The ancients possessed no authentic information respeqting the plant from which this resin is procured (Strabo, 16:778, 782; Diod. Sic. 2:49; Pliny, 6:26, 32; Arrian, Peripl. page 158; Ptolemy, 6:7, 24; Herod. 3:97, 107; Arrian, Alex. 7:20; Virg. AEN. 416; Georg. 1:57, etc.), and modern writers are nearly as much confused in their accounts of it. Even Pliny and Theophrastus, who had never seen it, give merely contradictory statements concerning it. It is described by the latter as attaining the height of about five ells, having many branches, leaves like the pear-tree, and bark like the laurel; but at the same time he mentions another description, according to which it resembies the mastic-tree, its leaves being of a reddish color (Hist. Plant. 9:4). According to Diodorus (5:41), it is a small tree, resembling the Egyptian hawthorn, with gold-yellow leaves like those of the woad. The difficulty was rather increased than otherwise in the time of Pliny by the importation of some shoots of the tree itself, which seemed to belong to the terebinthus (12:31). Garcia de Horto represents it as low, with a leaf like that of the mastic: he distinguishes two kinds: the finer, growing on the mountains; the other, dark and of an inferior quality, growing on the plains. Chardin says that the frankincense-tree on the mountains of Caramania resembles a large pear-tree. The Arabian botanist Abulfadli says it is a vigorous shrub, growing only in Yemen and on the hills, and in respect to its leaves and fruit resembling myrtle; a description which has been thought (Sprengel, Hist. rei bot. 1:12, 257) to apply very well to the Amyris katab (Forskal, Flor. page 80), or (Gesch. d. Botan. 1:16) to the Anyris kafal (Forskal, page 19), or even to the Juniperus thurifera (Martins, Pharmakogn. page 384). Niebuhr, in his Descript. of Arabia, 2, 356, says, "We could learn nothing of the tree from which the incense distils, and Forskal does not mention it. I know that it is to be found in a part of Hadramaut [comp. Wellsted, 1:196; 2:333], where it is called oliban. But the Arabians hold their own incense in no estimation, and make use of that only which comes from India. Probably Arabian incense was so called by the ancients because the Arabs traded in it, and conveyed it from India to the ports of Egypt. and Syria." The Hebrews imported their frankincense from Saba (Isa 60:6; Jer 6:20); but it is remarkable that at present the Arabian libanum, or olibanum, is of a very inferior kind, and that the finest frankincense imported into Turkey comes through Arabia fiom the islands of the Indian Archipelago. The Arabian plant may possibly have degenerated, or it may be that the finest kind was always procured from India, as it certainly was in the time of Dioscorides. Burckhardt, in his Travels in Nubia, page 262, observes: "The liban is a species of gum, collected by the Bedouin Arabs, who inhabit the deserts between Kordofan and Shilluk, on the road to Sennaar. It is said to exude from the stem of a tree, in the same manner as gum arabic. It is sold in small thin cakes, is of a dull gray color, very brittle, and has a strong smell. The country people use it as a perfume, but it is dear. It is much in demand for the inhabitants of Taka, and all the tribes between the Nile and the Red Sea. It is exported to Souakin; the Cairo merchants receive it from Jidda. At Cairo it is considered as the frankincense, and is called incense. There are two sorts, one of which is much coarser than the other. It is also imported into Jidda from Souahel, on the eastern coast of Africa, beyond Cape Gardafui." Colonel James Bird likewise observes: "There are two kinds of frankincense, or loban, one of which is the produce of Hadramaut, and is collected by the Bedouin Arabs, the other is brought by the Sumalis from Africa. The former, which is met with in small globular lumps, has a tinge of green in its color; but the other, which is more like common resin in appearance, is of a bright yellow appearance. What the Sumalis import and name loban mati is less fragrant than the Arabian kind; it is therefore preferred for chewing, but the last is more used for fumigation. Both kinds are exported by the Hindu merchants to India, along with gum, myrrh, and small portions of honey collected in the country near Aden." The Arabs, says Rosenmuller (Alterthumsk. 4:153), call the most excellent species of frankincense cundhur; and that this is an Indian production appears from Colebrooke's observation (Asiatic Researches, 9:377), that in Hindu writings on medicaments an odorous gum is called kundura, which, according to the Indian grammarians, is a Sanscrit word. They unanimously state it to be the produce of a tree called sallaki, and in the vulgar language salai. When the bark is pierced there exudes a gum of a whitish or yellowish color, externally powdery from friction, but internally pellucid, very brittle, with a balsamic or resinous smell, and a somewhat acrid taste; it burns with a clear blaze and an agreeable odor. The tree grows in the Indian mounr tains, and is one of considerable size, somewhat resembling the sumach, and belonging to the same natural family, terebinthaceae, or turpentine-bearing trees (see Ainslie, Matthew 1nd. 1:265). It is known to botanists by the name of Boswellia serrata or thurifera (Roxburgh, Flora Indica, 3:388); it has pinnated leaves, the folioles of which are pubescent, ovate acuminate and serrate, and very small flowers disposed in simple axillary racemes. By incisions in the bark a very odorous gum is obtained, which the spice-merchants of London recognised as olibanum or frankin- cense, although it had been sent to England as an entirely different species of perfume (see Oken, Lehrb. d. Botan. II, 2:687 sq.; Geiger, Pharsmac. Botan. 2:1204 sq.). The Boswellia serrata grows to a height of forty feet, and is found in Amboyna and the mountainous districts of India. Another species, the B. papyrifere, occurs on the east coast of Africa, in Abyssinia, about 1000 feet above the sea-level, on bare limestone rocks, to which the base of the stem is attached by a thick mass of vegetable substance, sending roots to a prodigious depth in the rocky crevices (Hogg's Veg. Kingdom, page 249). Its resin, the olibanum of Africa and Arabia, usually occurs in commerce in brownish masses, and in yellow-tinted drops or "tears," not so large as the Indian variety. The last is still burnt in Hindum temples under the names of "rhunda" and "luban" — the latter evidently identical with the Hebrew lebonah; and it is exported from Bombay in considerable quantities for the use of Greek and Roman Catholic churches.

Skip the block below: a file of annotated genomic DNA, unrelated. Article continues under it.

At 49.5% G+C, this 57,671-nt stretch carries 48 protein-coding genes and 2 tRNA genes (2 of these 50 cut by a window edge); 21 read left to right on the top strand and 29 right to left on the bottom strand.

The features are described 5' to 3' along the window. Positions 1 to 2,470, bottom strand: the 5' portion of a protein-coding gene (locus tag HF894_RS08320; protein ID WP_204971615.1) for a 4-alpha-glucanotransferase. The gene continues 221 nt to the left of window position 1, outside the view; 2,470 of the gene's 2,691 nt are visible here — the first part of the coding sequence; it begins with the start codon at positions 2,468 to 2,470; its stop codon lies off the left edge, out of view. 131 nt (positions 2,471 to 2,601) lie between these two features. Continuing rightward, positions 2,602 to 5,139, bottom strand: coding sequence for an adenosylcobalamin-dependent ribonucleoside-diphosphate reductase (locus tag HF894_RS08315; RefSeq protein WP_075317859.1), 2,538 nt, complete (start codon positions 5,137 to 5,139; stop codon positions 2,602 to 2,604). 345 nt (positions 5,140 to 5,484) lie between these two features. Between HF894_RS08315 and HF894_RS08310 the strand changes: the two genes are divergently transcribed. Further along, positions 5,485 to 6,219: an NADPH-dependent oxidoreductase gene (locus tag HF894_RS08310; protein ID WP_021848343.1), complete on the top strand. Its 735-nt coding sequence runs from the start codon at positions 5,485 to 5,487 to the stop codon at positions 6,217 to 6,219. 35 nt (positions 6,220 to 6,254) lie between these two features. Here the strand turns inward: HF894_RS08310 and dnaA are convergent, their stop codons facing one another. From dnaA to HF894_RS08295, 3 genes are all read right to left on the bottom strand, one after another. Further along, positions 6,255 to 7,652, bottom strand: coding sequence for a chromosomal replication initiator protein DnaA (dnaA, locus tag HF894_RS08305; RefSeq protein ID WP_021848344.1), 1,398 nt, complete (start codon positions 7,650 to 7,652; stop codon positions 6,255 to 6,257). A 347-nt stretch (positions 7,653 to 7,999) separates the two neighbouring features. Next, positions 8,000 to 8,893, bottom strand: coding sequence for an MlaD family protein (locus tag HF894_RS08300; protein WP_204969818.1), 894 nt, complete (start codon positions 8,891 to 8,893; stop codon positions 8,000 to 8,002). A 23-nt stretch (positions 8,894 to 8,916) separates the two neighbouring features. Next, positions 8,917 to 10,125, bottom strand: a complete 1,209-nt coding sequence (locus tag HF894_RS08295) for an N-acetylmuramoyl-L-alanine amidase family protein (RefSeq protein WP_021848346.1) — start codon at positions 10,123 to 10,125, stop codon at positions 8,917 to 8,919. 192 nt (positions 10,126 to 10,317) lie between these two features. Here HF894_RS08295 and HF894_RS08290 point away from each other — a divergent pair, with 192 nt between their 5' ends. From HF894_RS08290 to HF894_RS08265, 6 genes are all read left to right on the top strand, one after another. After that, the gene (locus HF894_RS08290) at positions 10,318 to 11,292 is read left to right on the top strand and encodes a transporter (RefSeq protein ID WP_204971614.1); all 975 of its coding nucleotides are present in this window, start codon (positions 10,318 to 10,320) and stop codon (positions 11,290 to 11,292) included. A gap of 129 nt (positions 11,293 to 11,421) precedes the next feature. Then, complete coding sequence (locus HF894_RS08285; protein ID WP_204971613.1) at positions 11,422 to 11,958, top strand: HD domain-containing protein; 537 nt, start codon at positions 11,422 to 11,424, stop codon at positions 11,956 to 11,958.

Bible concordance for FRANKINCENSE.

From Song 4:14 it has been inferred that the frankincense- tree grew in Palestine (compare Athen. 3:101), and especially on Mount Lebanon. The connection between the names, hoemever, goes for nothing (Lebonah, Lebanon); the word may be used for aromatic plants generally (Gesen. Lex. s.v.); and the rhetorical flourishes of Florus. (Epit. 3:6, "thuris silvas") and Ausonius (Monosyl. page 110) are of little avail against the fact that the tree is not at present found in Palestine. (See Celsii Hierob. 1:231; Bod. a Stapel, comment. in Theophr. page 976 sq.; Gesenius, Heb. Thesaur. page 741; Penny Cyclop. s.v. Olibanum and Boswellia Thurifera). SEE AROMATICS.

Definition of frankincense